2. Make content mobile-friendly
In a rush to “play” in mobile, retailers often try to shoehorn their online presence into their mobile apps, which just doesn’t work, says Aaron Glazer, CEO of mobile optimization platform Taplytics. “If the content and flow aren’t right-sized for a mobile device, which is a fraction of the size of most computers, it creates a very non-friendly user experience.” Checkout flow and browsing are two areas that retailers should be retooling for smaller mobile screens, he explains: “That means presenting shorter forms that flow into the next, fewer buttons, non-cluttered screens and only a couple of calls-to-action.”
3. Remember, mobile is a relationship
“A customer’s mobile device isn’t a channel, it’s a relationship and it needs to be treated that way,” says Carla Fitzgerald, CMO at mobile solutions provider Smith Micro. “If you're always talking and never listening, observing and remembering what people like, what they do, and where they go, you won't keep relationships very long.” Apps need to be smarter, she adds, so they observe more than location. “You want to combine a series of events over time to really understand consumer context, preferences and intent,” she says.
4. Understand what shoppers want on mobile
A recent consumer study from Bronto Software found that a majority of retailers expect consumers to use their mobile devices to read reviews and research return/exchange policies, but only 19 percent of shoppers say they will use their mobile device for that purpose. Instead, nearly two-thirds of consumers use mobile devices to search for promotions and coupons, or lower prices at another store. “Retailers need to keep the information customers are searching for front and center to improve the experience and make shopping painless,” says Jim Davidson, head of research for Bronto Software.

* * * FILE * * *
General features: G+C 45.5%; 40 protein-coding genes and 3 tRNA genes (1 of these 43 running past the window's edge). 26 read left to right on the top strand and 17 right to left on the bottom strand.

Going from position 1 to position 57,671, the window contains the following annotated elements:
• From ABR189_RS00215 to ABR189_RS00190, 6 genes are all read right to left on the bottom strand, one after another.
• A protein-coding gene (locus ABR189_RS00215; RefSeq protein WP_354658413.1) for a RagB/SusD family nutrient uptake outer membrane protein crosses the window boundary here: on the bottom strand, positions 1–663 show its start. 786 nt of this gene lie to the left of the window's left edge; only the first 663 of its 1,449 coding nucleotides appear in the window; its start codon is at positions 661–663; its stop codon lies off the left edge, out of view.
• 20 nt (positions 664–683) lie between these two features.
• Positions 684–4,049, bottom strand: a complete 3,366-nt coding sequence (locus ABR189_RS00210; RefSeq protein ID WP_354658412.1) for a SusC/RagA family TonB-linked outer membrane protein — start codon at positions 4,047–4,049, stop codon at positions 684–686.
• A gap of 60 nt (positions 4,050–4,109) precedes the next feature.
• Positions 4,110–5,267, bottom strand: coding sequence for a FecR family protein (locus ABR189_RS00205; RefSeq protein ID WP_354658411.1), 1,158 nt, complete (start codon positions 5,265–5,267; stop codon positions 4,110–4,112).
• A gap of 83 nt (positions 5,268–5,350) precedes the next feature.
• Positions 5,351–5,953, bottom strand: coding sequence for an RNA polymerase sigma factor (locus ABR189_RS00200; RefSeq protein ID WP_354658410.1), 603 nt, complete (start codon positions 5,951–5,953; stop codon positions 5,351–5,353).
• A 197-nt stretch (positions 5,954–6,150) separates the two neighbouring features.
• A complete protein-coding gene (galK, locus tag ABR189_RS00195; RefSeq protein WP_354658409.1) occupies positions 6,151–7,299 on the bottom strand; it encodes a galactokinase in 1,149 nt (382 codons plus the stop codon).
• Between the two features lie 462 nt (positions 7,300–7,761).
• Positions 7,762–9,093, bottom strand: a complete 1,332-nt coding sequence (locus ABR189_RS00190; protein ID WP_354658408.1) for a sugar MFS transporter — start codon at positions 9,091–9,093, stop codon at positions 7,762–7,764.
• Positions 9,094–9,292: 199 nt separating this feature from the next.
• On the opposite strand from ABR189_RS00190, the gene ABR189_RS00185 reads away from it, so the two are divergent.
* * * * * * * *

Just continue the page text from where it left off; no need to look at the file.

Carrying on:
5. Start small for more mobile success
What has led to bad user experiences on mobile, says Asay, is that companies try to go soup to nuts right from the start. “Instead, you should focus on one thing you can build into our app or mobile site that is hugely valuable and a reason for somebody to open your app,” he says. A non-retail example, he explains, is the ability to get a boarding pass through Delta’s app. “Now that I have that I use my Delta app all the time, but I wouldn’t have if not for that boarding pass,” he explains. “Retailers need to figure out what their ‘boarding pass’ is.”
6. Up the ante on mobile infrastructure
According to a recent Mobiquity study, shoppers are frustrated with mobile technology – with low mobile load times proving the biggest complaint, followed by inconsistent user experiences and not enough mobile-accessible information. “These findings should come as a wake-up call to retailers, since we found a huge disconnect in terms of expectations versus reality,” says Scott Snyder, Mobiquity’s president and chief strategy officer. “This demonstrates the need for retailers to make improvements to both backend infrastructures as well as user-facing applications/portals.”
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